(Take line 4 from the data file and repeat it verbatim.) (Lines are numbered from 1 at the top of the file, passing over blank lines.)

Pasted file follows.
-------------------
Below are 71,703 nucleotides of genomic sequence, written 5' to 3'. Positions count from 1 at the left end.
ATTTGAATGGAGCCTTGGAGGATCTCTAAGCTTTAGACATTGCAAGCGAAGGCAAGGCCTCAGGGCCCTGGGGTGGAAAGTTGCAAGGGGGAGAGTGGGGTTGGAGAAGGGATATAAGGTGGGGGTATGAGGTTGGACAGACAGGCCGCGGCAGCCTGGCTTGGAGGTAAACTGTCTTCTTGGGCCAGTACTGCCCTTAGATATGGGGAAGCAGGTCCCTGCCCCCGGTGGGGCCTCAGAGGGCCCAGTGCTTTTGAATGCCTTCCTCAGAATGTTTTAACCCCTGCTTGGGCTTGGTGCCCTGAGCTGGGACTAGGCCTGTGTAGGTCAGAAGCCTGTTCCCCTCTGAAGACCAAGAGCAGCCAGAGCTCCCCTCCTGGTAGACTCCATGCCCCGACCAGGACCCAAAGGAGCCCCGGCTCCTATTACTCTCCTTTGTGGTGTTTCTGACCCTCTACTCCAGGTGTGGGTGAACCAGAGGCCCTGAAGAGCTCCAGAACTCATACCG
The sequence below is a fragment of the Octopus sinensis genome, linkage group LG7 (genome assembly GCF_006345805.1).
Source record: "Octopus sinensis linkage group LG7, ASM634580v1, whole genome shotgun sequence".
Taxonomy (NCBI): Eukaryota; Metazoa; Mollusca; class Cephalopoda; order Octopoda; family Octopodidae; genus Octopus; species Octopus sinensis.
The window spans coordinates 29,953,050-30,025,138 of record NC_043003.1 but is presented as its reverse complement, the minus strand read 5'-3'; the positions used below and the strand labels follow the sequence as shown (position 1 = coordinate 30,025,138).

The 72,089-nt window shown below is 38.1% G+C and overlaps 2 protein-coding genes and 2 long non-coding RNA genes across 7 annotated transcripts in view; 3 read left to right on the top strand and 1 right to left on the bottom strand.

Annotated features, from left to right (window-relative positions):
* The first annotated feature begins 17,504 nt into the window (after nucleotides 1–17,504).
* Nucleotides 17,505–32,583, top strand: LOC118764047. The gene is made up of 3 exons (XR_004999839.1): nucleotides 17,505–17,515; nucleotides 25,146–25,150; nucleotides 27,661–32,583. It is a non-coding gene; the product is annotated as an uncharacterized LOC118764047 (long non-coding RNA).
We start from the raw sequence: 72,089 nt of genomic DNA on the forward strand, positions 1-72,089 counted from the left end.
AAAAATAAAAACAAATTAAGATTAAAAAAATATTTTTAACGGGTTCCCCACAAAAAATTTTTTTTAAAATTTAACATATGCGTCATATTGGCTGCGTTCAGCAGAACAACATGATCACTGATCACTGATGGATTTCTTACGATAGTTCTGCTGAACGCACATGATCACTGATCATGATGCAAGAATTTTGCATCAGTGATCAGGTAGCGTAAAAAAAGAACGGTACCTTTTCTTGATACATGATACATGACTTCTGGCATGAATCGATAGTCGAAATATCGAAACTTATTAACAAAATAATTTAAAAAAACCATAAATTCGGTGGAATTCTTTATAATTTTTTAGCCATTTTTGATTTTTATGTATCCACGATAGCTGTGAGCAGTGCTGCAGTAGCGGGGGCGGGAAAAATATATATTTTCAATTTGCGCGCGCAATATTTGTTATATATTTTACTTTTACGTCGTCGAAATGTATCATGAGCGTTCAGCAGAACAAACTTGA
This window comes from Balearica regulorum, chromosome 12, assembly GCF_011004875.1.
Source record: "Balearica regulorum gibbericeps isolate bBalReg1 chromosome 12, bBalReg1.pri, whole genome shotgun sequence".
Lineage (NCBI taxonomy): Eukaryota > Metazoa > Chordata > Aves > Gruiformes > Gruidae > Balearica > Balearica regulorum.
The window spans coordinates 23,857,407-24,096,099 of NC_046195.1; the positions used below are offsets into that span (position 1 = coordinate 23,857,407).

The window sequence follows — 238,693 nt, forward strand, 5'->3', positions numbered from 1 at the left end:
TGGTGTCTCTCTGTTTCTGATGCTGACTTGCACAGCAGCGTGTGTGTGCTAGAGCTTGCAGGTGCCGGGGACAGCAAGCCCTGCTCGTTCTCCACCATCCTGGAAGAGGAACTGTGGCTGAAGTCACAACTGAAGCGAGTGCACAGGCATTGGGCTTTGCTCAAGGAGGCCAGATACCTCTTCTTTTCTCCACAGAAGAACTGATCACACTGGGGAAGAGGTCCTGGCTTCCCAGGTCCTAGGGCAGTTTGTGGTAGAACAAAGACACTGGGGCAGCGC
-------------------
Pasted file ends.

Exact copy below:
Source record: "Octopus sinensis linkage group LG7, ASM634580v1, whole genome shotgun sequence".